But when Marcellus interacts with the new Christians he develops an appreciation for their tenets – an ideology based on giving, caring and nonviolence. When he finally confront Demetrius and the robe, the slave tells him that the garment merely represents his crisis of conscience – if he were to confront that truth, and accept that Jesus has already forgiven him, he may continue on without compunction. Marcellus des so, and follows Demetrius and the fisherman Peter, Jesus’ former apostle, in travelling throughout Rome to spread the word.

But Caligula, now emperor, will have none of it. He orders the arrest of the rogue tribune, torturing Demitrius to get information to this end. Diana has gotten back in touch with her old love, but she is so in love that she will stand by him no matter what, and when he is captured, that turns out to be his execution. As they both march off to death, they are elated that their new marriage will continue in the kingdom of heaven.

Hopefully, I haven’t put you to sleep wit that not exactly-brief synopsis, but I got so involved in the story that I’d be loathe to leave any detail out. I suppose I’ll start by praising the ingenious way it tells the story of Jesus obliquely, through a fictional character, in much the same way later great works such as Amadeus, Ragtime and Little Big Man did. We never actually see Jesus, which is a good thing – his visage would have necessarily shifted the focus, and made anything which happens after his death an afterthought. But his message, and core ideology, is front and center in the film’s theme as it is espoused by Marcellus, and the latter’s change is what hammers that theme home so well. His epiphany, in fact, reminded me of that by the Vincent Price character in The Song of Bernadette, another Fox epic that examined Christianity through character change.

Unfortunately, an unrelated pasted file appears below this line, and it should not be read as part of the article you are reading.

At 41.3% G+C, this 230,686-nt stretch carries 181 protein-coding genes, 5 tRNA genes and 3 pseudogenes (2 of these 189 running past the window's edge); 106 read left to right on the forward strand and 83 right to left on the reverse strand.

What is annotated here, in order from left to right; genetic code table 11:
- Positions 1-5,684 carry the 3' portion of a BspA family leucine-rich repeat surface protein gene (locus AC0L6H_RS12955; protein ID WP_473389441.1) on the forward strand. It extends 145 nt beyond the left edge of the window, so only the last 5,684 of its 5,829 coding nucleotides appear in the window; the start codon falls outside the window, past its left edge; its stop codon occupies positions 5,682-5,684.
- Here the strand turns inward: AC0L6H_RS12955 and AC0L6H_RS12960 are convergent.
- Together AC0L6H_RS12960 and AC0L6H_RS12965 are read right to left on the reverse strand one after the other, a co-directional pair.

Thinking about it more, I think I responded better to this oblique view of Jesus than I would’ve a direct one. George Steven’s The Greatest Story Ever Told, for example, is a stunning epic, but damned if it isn’t a thundering tirade too. The Robe manages to sneak in its true agenda under the slight guise of Roman history, and I’d be lying if I said it didn’t work. I might even recommend this as good Easter viewing over the more traditional fare, including the perennially dubious choice of The Ten Commandments, a perfect choice…. for Passover!

And of course, one can’t help but ponder over the current state of Christianity, as it seems to now represent irrational zealotry and rigidity. But back then, in the years before, during and after its founding, it seemed to be so essentially good, espousing the virtues of peace, charity, and justice. (Wow, what concepts!) Jesus was a cool dude, by all accounts (including this one), and it really does seem to bear up the classic Gandhi quote – “I’d like to be a Christian, but I never met one who resembled Christ.”

As far as the other particulars – phenomenal music score by Alfred Newman, and wondrous performances, as I mentioned, by Burton and the luminescent Jean Simmons (one of my al-time faves). And Jay Robinson is perfectly unctuous as the mad ruler Caligula, having the best, crazily demonic scenes in the film’s final act.

So don’t let the moniker of “historical epic” deter you, like it did me for all these years. The Robe is grandly entertaining and powerfully poignant, even if you have to watch it on the small screen.

                            Rating:  ****